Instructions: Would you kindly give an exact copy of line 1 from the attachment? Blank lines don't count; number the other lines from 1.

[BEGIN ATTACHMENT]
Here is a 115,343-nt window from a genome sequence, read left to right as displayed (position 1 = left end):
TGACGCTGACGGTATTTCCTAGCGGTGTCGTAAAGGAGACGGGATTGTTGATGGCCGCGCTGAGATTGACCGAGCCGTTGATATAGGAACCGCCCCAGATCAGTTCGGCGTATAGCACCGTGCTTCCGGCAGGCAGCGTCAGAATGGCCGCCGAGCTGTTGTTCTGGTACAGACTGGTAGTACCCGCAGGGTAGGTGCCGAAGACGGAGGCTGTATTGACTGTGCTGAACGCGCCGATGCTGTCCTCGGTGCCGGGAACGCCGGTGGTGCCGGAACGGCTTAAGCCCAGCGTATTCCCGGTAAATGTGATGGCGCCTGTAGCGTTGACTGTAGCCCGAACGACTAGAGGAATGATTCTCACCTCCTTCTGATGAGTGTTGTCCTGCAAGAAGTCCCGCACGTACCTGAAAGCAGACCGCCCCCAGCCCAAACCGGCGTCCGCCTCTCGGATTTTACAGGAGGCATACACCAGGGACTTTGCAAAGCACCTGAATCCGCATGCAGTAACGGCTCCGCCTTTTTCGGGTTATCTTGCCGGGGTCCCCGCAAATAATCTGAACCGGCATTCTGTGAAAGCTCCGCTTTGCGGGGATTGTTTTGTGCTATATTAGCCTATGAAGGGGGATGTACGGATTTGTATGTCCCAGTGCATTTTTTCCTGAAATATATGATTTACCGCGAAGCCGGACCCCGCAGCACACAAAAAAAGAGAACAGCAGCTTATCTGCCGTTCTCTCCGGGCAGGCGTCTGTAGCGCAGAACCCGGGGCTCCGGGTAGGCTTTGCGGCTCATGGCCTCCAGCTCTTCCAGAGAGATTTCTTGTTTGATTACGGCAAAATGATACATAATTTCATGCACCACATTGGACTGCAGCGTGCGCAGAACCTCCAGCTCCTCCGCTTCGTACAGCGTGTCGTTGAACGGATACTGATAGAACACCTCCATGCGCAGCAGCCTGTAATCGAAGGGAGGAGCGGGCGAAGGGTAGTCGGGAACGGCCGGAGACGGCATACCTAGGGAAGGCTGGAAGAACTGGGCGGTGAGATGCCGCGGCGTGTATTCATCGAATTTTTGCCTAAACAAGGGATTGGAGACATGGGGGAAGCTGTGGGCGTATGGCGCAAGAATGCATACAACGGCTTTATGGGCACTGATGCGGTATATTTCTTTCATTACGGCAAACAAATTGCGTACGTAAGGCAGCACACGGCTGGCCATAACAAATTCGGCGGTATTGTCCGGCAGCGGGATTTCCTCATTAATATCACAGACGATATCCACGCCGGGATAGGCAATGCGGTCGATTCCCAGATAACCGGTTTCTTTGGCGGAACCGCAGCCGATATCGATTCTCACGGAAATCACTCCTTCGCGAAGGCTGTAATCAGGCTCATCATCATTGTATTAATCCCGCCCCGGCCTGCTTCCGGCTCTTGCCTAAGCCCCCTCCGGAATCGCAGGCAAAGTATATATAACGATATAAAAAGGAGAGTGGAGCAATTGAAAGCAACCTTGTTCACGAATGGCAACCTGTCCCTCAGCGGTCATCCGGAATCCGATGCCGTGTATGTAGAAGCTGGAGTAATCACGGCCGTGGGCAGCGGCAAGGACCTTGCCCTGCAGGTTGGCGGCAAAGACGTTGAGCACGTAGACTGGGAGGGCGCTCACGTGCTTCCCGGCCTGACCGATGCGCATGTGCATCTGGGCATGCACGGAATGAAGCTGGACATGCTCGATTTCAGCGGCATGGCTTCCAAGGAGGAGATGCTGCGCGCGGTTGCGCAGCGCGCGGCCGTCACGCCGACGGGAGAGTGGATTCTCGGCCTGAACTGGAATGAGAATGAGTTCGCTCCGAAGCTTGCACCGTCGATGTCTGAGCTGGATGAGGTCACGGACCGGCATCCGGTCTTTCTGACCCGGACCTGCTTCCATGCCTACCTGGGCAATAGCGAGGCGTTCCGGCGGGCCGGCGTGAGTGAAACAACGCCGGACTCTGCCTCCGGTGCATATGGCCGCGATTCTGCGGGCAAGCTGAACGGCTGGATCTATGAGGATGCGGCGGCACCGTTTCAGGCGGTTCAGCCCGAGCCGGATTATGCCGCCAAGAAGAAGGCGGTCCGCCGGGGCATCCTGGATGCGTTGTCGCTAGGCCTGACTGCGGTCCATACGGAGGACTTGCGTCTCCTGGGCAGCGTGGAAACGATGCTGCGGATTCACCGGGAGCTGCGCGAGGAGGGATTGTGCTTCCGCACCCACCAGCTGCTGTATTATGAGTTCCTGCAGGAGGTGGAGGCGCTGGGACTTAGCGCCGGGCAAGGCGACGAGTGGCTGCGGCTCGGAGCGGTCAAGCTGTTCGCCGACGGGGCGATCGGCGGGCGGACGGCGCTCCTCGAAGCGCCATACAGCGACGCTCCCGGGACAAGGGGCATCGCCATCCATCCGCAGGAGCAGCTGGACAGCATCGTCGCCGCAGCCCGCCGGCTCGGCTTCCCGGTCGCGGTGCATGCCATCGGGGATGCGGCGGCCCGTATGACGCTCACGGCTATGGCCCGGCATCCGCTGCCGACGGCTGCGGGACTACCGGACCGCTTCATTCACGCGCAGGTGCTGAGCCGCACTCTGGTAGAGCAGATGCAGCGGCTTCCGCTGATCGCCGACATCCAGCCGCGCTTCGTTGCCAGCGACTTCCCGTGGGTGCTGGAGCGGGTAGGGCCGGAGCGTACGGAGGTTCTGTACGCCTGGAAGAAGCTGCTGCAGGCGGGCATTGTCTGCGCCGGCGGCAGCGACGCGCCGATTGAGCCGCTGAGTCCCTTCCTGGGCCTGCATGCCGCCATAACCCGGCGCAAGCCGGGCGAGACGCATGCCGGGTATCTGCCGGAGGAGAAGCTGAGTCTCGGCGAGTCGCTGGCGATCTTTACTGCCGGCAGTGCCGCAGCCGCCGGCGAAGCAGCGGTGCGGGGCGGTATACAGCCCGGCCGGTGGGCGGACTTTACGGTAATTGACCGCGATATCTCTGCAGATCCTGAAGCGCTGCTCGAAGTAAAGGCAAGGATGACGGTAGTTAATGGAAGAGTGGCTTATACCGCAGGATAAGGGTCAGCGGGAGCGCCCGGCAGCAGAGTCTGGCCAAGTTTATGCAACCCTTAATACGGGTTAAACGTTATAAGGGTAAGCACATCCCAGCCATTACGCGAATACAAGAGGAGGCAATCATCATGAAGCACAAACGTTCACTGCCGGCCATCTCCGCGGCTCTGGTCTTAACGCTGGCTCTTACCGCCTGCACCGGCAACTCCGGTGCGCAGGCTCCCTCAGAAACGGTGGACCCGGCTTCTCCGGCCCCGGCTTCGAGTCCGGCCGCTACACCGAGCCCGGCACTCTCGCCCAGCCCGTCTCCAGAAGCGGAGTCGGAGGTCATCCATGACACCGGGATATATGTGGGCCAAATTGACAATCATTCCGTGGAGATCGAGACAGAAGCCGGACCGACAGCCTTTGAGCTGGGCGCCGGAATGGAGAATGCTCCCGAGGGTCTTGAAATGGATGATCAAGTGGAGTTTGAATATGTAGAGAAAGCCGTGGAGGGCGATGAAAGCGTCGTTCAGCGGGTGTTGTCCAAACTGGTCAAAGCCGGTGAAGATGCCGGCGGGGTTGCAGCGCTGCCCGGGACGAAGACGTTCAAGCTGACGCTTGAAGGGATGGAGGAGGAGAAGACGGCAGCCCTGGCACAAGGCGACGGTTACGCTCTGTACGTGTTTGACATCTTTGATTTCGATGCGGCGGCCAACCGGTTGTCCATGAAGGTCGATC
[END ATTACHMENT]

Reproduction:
Here is a 115,343-nt window from a genome sequence, read left to right as displayed (position 1 = left end):